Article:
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Flashcards in Spina Bifida Deck (67):
1

In the sympathetic nervous system, what are the nerves and neurotransmitters involved?

Short preganglionic neuron, releases Ach Binds to nAchR on long postganglionic neuron Postganglionic releases NA, binds to adrenoreceptors

2

In the parasympathetic nervous system, what are the nerves and neurotransmitters involved?

Long preganglionic neuron, releases Ach Binds to nAchR on short postganglionic neuron Postganglionic neuron releases Ach, binds to mAchR

3

How many pairs of spinal nerves are there?

31

4

How many pairs of vertebrae are there in the spine?

33

5

What are the four regions of the spinal nerves?

Cervical Thoracic Lumbar Sacral & Coccygeal

6

How many cervical nerves are there?

8

7

How many thoracic nerves are there?

12

8

How many lumbar nerves are there?

5

9

How many sacral nerves are there?

5

10

How many coccygeal nerves are there?

1

11

Which are the parasympathetic spinal nerves?

Craniosacral Cranial nerves and S2-S4

12

Which are the sympathetic spinal nerves?

Thoracolumbar T1-L2

13

What is a myotome?

Group of muscles innervated by a single spinal nerve

14

What is a dermatome?

Area of skin innervated by a single spinal nerve

15

Which spinal nerve is special and why?

The C1 spinal nerve has no dermatome

16

How many pairs of cranial nerves are there?

12

17

Which number cranial nerve is the vagus nerve?

Cranial nerve X (10)

18

What are the general functions of the cranial nerves?

Smell, sight, eye movement, facial skin sensation, chewing, hearing, balance, taste, salivation, tongue movement, head turning, shoulder movement

19

What are the steps of excitation-contraction coupling in skeletal muscle? (up to calcium release)

Motor neuron releases Ach Ach binds to nAchR on the sarcolemma Sodium channels open, depolarising the sarcolemma Depolarisation propogates down t-tubules Depolarisation is detected by L-type VOCCs L-type VOCCs are mechanically linked to RyR on the SR Calcium released from SR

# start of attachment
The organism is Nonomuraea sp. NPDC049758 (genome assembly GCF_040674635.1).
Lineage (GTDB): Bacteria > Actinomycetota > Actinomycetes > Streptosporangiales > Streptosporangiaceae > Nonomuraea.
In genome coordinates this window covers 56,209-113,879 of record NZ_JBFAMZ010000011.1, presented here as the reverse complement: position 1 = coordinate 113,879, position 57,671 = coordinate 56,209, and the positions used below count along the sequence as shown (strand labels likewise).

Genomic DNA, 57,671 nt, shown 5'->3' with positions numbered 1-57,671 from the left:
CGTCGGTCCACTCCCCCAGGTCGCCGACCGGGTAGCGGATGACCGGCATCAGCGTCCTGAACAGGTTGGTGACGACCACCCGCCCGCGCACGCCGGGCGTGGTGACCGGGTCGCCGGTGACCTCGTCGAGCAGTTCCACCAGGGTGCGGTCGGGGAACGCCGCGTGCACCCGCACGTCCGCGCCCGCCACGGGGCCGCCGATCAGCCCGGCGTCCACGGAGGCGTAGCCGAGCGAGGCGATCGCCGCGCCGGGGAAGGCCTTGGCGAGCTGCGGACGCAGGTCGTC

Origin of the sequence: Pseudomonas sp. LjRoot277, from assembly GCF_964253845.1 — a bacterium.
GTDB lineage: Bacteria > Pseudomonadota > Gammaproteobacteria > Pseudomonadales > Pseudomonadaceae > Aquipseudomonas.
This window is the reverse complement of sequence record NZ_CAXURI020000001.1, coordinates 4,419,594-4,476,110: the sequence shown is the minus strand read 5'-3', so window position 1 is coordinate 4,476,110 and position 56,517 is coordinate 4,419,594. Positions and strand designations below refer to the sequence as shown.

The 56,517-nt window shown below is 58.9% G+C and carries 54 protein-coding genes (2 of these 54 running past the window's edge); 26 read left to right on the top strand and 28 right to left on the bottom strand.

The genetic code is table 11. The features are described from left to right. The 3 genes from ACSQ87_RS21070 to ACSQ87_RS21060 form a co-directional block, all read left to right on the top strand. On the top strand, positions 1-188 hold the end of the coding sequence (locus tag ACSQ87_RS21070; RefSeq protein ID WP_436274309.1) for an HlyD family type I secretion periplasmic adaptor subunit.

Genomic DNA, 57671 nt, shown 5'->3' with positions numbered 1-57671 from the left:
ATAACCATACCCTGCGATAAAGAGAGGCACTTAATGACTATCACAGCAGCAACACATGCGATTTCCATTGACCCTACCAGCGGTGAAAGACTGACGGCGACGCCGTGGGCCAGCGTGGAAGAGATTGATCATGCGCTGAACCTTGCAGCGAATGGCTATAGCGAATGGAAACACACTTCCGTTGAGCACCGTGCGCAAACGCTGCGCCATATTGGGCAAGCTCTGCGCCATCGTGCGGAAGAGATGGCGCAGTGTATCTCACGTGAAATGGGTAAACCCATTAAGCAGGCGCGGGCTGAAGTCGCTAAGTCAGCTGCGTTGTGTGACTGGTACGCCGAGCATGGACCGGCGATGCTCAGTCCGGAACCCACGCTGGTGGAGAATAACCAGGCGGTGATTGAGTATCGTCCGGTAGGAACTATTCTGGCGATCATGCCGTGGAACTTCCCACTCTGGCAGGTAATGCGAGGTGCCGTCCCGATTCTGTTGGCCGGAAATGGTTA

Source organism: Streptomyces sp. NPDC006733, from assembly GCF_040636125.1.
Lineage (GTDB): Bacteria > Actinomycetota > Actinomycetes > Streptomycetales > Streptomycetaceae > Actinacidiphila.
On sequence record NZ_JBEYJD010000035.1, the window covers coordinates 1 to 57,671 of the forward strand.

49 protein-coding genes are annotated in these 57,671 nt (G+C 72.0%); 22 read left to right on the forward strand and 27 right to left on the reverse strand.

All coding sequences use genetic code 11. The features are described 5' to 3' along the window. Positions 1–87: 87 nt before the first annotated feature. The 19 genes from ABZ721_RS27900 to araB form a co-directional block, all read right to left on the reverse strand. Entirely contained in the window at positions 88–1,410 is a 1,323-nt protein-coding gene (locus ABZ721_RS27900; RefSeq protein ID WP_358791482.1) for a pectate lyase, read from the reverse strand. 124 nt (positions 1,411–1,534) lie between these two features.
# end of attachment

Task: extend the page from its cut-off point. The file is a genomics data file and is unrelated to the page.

20

How is calcium stored in skeletal muscle cells?

Within the sarcoplasmic reticulum, bound to calsequestrin

21

What are the steps of skeletal muscle contraction?

Calcium binds to troponin C Causing tropomyosin to shift, exposing myosin binding sites on actin Myosin heads bind to actin and bend, releasing ADP+P and shortening the sarcomere ATP binds to the myosin head causing it to dissociate ATP hydrolysed to ADP+P to straighten the head

22

How is calcium removed from the cytoplasm of skeletal muscle cells?

SERCA channels on the SR

23

Draw out the structure of the sarcomere

Did you include M line, Z line, H zone, A zone and I zone in the right places?

24

What is the name of cranial nerve 3 and what does it control?

Oculomotor nerve Controls eye movement

25

What is the name of cranial nerve 7 and what does it control?

Facial nerve Facial sensation and movement

26

What is the name of cranial nerve 9 and what does it control?

Glossopharyngeal nerve Controls taste and salivation

27

Which receptors are coupled to Gs subunits?

All the beta-adrenoreceptors

28

Which receptors are coupled to Gi subunits?

a2, M2, M4

29

Which receptors are coupled to Gq subunits?

a1, M1, M3, M5

30

Which receptor is responsible for contraction of the bladder?

Mainly M3 - also M1 and M2

31

What receptor is responsible for internal sphincter contraction?

a1

32

What receptor is responsible for relaxation of the bladder detrusor muscle?

B3

33

Which 3 muscles control micturition and what must they do to allow micturition?

Bladder detrusor - contract Internal sphincter - relax External sphincter - relax

34

Is peeing sympathetic or parasympathetic?

Parasympathetic

35

Why might you need a drug to help relax the internal sphincter?

If there is a blockage, which may be caused by an enlarged prostate

36

What type of drug might be used to treat urinary incontinence?

Anticholinergics, such as M3 antagonists

37

What type of drug might be used to relax the internal sphincter?

a1 antagonists

38

What type of drug might be used to treat an overactive bladder?